So it’s been a week and a half since I released Codex of the Infinite Planes Vol 1 Plane of Fire and in that time I’ve buckled down and written the next volume, Plane of Water. Why Plane of Water? Truthfully, I have no idea. If I were to do this over again I would probably do it alphabetically, but I’ve always found the Plane of Fire to be the most interesting from a DM standpoint, so that’s why I started with it. Water was the next most versatile one, so I decided long ago that it would be next.
And for as long as I’ve had Plane of Fire written, I had procrastinated greatly on the further volumes. I find momentum a difficult thing to keep up with projects, unless I really knuckle down and focus on it. Thankfully, with no Kickstarters to fulfill and my time filling up with dad responsibilities, this was an opportune time to charge forward with the Codex of the Infinite Planes articles.
It was a busy week, but the more research I put into the Plane of Water the more I really liked it. It’s no as sexy as the Plane of Fire, but there’s a lot of great adventure material to mine from that plane that has been left alone for too long. I’ve been using the Manual of the Planes books as my primary inspiration and starting point, and it’s curious how few of them mention the City of Glass. It’s a really cool site, filled with intrigue, politics, and no small amount of danger. In the new article I had a lot of fun fleshing it out along with its seedy underbelly, the Freezer, and the governing political body, the Azure Council. Lots of fun stuff there.
I’ll save that preview for another day (hell, I might have this thing released this week!), but for today I wanted to share the Lay of the Land section, or at least the primary bulk of it. This is what gives the reader an overview of the Plane of Water. Here it is!
Codex of the Infinite Planes Volume 2 Plane of Water Preview
Lay of the Land
The Plane of Water has three major layers to its endless geography and two side regions where it borders other Inner Planes. The first is actually above the waters of the Sea of Worlds, where a sun and stars sit similar to most Material Planes. Ships that inadvertently travel through a portal to this Inner Plane can drift forever on the waves, though it is more likely they run afoul of one of the many terrible storms that rocks the region. This elemental realm is a plane of constant change, with seas shifting dramatically from calm to stormy in the blink of an eye.
Islands comprised of rock, earth, and even coral break the surface of the Sea of Worlds, though few are permanent. The nature of the watery plane breaks down hard surfaces, eroding them and sending them back to the depths. Few things last above the sea, as super storms are known to suddenly appear without warning to drag everything back down. There are no native creatures that do not swim in the Plane of Water, though swarms of winged quippers break the surface of the sea to ride the stormy winds.
The upper region of underwater is known as the Sea of Light. Here, much of the sunlight from above the sea filters down, creating a brightly lit aquatic wonderland. Great swaths of coral reefs clinging to unanchored rocks dot the Sea of Light, and within these are found the fortresses, strongholds, and cities of the most common planar natives, including the sahuagin and kuo-toa. Nominally, the marid genies rule over much of this layer, but they care little for the machinations of non-marid.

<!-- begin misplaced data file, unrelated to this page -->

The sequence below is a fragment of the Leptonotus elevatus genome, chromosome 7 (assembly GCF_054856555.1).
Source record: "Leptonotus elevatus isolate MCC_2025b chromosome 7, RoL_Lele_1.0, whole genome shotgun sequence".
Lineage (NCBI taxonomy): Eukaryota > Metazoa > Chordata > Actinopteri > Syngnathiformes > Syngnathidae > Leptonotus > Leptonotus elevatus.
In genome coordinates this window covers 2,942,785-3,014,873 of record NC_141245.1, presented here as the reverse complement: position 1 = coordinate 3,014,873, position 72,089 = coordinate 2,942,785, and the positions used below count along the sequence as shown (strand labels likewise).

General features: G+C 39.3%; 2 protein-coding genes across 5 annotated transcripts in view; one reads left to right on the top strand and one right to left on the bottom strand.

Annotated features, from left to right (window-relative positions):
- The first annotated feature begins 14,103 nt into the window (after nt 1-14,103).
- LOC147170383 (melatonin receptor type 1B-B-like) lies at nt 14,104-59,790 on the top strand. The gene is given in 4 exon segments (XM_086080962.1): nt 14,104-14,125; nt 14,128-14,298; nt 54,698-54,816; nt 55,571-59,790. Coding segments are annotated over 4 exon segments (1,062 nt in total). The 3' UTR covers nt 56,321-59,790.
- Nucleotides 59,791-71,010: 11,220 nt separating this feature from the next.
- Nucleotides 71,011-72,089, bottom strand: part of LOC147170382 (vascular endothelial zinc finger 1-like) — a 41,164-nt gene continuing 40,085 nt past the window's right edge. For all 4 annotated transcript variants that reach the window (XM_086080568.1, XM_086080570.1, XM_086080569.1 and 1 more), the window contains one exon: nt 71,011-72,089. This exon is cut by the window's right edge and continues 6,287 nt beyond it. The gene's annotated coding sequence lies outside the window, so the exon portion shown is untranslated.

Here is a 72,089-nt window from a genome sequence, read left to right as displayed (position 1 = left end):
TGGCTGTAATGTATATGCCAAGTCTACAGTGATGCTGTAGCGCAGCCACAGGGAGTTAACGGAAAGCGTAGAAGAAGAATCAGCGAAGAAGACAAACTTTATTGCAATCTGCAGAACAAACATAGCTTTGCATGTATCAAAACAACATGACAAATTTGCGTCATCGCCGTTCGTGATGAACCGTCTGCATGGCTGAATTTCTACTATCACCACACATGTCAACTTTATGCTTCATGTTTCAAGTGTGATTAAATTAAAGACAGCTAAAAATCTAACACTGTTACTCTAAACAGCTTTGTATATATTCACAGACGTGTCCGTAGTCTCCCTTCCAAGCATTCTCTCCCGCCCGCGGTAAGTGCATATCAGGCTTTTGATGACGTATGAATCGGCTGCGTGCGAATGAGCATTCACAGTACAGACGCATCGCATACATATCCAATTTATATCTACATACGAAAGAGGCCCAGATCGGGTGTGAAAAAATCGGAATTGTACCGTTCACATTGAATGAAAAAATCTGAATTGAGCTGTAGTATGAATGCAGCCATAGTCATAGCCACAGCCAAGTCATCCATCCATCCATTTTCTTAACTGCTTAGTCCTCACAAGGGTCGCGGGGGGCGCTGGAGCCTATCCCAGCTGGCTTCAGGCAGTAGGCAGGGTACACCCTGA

Even at night, the Sea of Light is illuminated, bathed by a soft green light that seems to infuse the water. The water temperature is near perfection at all times, not too hot and not too cold, though pockets of intense heat, slime, and chill float through the currents. Throughout the waters, “up” is considered to be towards the surface of the Sea of Worlds, while “down” is considered away from the light. In all portions of the Plane of Water below the surface, however, it can be difficult to easily determine “up” from “down.”
The deepest sections of the Plane of Water are reserved for a lightless realm known as the Darkened Depths. It is here dwell the greatest and most monstrous of creatures, including elder krakens and the lairs of the elemental lords of water. Olhydra, the Princess of Evil Water Elementals, is the best known among these primordial powers, and she is fickle and without mercy. Light from above the Sea of Worlds does not filter down to the Darkened Depths, and whatever infusion illuminates the Sea of Light above is lessened here.
The Plane of Water borders two other Inner Planes at its extreme edges. Where it borders the Plane of Air, the Sea of Worlds grows frigid and great icebergs bob slowly in the water. This is the Sea of Ice, and travelers that continue through it eventually reach the Frostfell (also known as the Plane of Ice). White dragons and remorhazes are known to lair in the icebergs of the Sea of Ice. Particularly large rogue icebergs have been known to break from this area to float into the Sea of Worlds, though the warmer waters ensure the massive ice formations don’t last forever.
At the other end, the sea grows shallower where the Plane of Water is near the Plane of Earth. This area is known as the Silt Flats before giving way to the Swamp of Oblivion (also referred to as the Plane of Ooze). In the Silt Flats, the water is thick and sludge-like, and it is not uncommon to have acidic globs float out into the Sea of Worlds to wreak havoc on all life. Unnaturally large and aggressive insects, such as mud mosquitos, are known to occupy the Silt Flats. Because of its thick, shallow water, most regular inhabitants of the Plane of Water avoid the Silt Flats, though travelers have been known to scour the region looking for lost treasure sites, such as the Mud Tombs.